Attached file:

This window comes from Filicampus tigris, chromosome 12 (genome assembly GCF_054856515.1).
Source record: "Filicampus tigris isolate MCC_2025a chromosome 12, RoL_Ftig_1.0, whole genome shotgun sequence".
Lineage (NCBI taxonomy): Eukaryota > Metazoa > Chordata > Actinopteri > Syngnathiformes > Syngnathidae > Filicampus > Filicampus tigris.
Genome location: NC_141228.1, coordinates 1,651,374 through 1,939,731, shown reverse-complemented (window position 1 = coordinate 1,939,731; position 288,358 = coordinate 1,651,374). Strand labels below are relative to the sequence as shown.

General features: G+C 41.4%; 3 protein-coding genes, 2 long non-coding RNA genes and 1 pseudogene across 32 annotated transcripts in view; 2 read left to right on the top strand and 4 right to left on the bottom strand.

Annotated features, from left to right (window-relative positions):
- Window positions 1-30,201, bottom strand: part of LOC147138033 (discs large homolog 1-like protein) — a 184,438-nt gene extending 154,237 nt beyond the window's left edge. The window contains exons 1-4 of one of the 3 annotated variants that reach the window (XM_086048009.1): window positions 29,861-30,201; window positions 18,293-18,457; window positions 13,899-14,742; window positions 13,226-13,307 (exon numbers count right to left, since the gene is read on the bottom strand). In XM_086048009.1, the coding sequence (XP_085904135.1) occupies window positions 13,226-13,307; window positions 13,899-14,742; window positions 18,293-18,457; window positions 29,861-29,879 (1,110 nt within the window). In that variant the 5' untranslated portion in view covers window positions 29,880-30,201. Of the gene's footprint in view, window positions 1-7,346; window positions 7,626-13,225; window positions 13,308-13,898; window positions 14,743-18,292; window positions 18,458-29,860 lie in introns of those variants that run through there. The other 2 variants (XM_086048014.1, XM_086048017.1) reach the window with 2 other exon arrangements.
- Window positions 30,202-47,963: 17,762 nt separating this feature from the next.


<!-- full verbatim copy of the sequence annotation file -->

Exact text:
This window comes from Filicampus tigris, chromosome 12 (genome assembly GCF_054856515.1).
Source record: "Filicampus tigris isolate MCC_2025a chromosome 12, RoL_Ftig_1.0, whole genome shotgun sequence".
Lineage (NCBI taxonomy): Eukaryota > Metazoa > Chordata > Actinopteri > Syngnathiformes > Syngnathidae > Filicampus > Filicampus tigris.
Genome location: NC_141228.1, coordinates 1,651,374 through 1,939,731, shown reverse-complemented (window position 1 = coordinate 1,939,731; position 288,358 = coordinate 1,651,374). Strand labels below are relative to the sequence as shown.

General features: G+C 41.4%; 3 protein-coding genes, 2 long non-coding RNA genes and 1 pseudogene across 32 annotated transcripts in view; 2 read left to right on the top strand and 4 right to left on the bottom strand.

Annotated features, from left to right (window-relative positions):
- Window positions 1-30,201, bottom strand: part of LOC147138033 (discs large homolog 1-like protein) — a 184,438-nt gene extending 154,237 nt beyond the window's left edge. The window contains exons 1-4 of one of the 3 annotated variants that reach the window (XM_086048009.1): window positions 29,861-30,201; window positions 18,293-18,457; window positions 13,899-14,742; window positions 13,226-13,307 (exon numbers count right to left, since the gene is read on the bottom strand). In XM_086048009.1, the coding sequence (XP_085904135.1) occupies window positions 13,226-13,307; window positions 13,899-14,742; window positions 18,293-18,457; window positions 29,861-29,879 (1,110 nt within the window). In that variant the 5' untranslated portion in view covers window positions 29,880-30,201. Of the gene's footprint in view, window positions 1-7,346; window positions 7,626-13,225; window positions 13,308-13,898; window positions 14,743-18,292; window positions 18,458-29,860 lie in introns of those variants that run through there. The other 2 variants (XM_086048014.1, XM_086048017.1) reach the window with 2 other exon arrangements.
- Window positions 30,202-47,963: 17,762 nt separating this feature from the next.